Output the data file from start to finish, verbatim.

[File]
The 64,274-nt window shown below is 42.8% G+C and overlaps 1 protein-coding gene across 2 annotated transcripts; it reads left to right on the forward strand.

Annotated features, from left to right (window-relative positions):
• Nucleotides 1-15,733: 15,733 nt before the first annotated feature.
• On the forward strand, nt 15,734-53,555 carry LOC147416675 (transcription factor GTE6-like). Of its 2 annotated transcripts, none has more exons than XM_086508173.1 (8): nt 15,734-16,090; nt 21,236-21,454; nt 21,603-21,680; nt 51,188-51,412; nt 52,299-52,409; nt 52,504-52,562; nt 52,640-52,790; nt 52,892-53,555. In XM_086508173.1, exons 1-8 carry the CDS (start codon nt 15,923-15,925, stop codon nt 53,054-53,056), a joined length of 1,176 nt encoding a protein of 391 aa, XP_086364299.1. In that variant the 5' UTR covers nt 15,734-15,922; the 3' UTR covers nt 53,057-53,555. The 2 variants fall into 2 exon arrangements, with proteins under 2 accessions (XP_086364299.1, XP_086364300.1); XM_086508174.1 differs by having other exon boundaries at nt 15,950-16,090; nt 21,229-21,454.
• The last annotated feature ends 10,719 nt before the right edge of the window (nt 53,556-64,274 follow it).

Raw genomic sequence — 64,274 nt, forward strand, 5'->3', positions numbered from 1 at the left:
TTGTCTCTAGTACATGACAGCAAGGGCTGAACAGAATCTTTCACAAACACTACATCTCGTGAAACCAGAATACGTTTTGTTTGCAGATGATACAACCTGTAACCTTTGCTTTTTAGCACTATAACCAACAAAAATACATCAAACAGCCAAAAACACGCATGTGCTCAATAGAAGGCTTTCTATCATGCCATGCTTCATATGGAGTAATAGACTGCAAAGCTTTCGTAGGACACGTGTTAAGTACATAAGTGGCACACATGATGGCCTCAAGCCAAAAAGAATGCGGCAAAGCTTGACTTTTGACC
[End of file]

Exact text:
The 64,274-nt window shown below is 42.8% G+C and overlaps 1 protein-coding gene across 2 annotated transcripts; it reads left to right on the forward strand.

Annotated features, from left to right (window-relative positions):
• Nucleotides 1-15,733: 15,733 nt before the first annotated feature.
• On the forward strand, nt 15,734-53,555 carry LOC147416675 (transcription factor GTE6-like). Of its 2 annotated transcripts, none has more exons than XM_086508173.1 (8): nt 15,734-16,090; nt 21,236-21,454; nt 21,603-21,680; nt 51,188-51,412; nt 52,299-52,409; nt 52,504-52,562; nt 52,640-52,790; nt 52,892-53,555. In XM_086508173.1, exons 1-8 carry the CDS (start codon nt 15,923-15,925, stop codon nt 53,054-53,056), a joined length of 1,176 nt encoding a protein of 391 aa, XP_086364299.1. In that variant the 5' UTR covers nt 15,734-15,922; the 3' UTR covers nt 53,057-53,555. The 2 variants fall into 2 exon arrangements, with proteins under 2 accessions (XP_086364299.1, XP_086364300.1); XM_086508174.1 differs by having other exon boundaries at nt 15,950-16,090; nt 21,229-21,454.
• The last annotated feature ends 10,719 nt before the right edge of the window (nt 53,556-64,274 follow it).

Raw genomic sequence — 64,274 nt, forward strand, 5'->3', positions numbered from 1 at the left:
TTGTCTCTAGTACATGACAGCAAGGGCTGAACAGAATCTTTCACAAACACTACATCTCGTGAAACCAGAATACGTTTTGTTTGCAGATGATACAACCTGTAACCTTTGCTTTTTAGCACTATAACCAACAAAAATACATCAAACAGCCAAAAACACGCATGTGCTCAATAGAAGGCTTTCTATCATGCCATGCTTCATATGGAGTAATAGACTGCAAAGCTTTCGTAGGACACGTGTTAAGTACATAAGTGGCACACATGATGGCCTCAAGCCAAAAAGAATGCGGCAAAGCTTGACTTTTGACC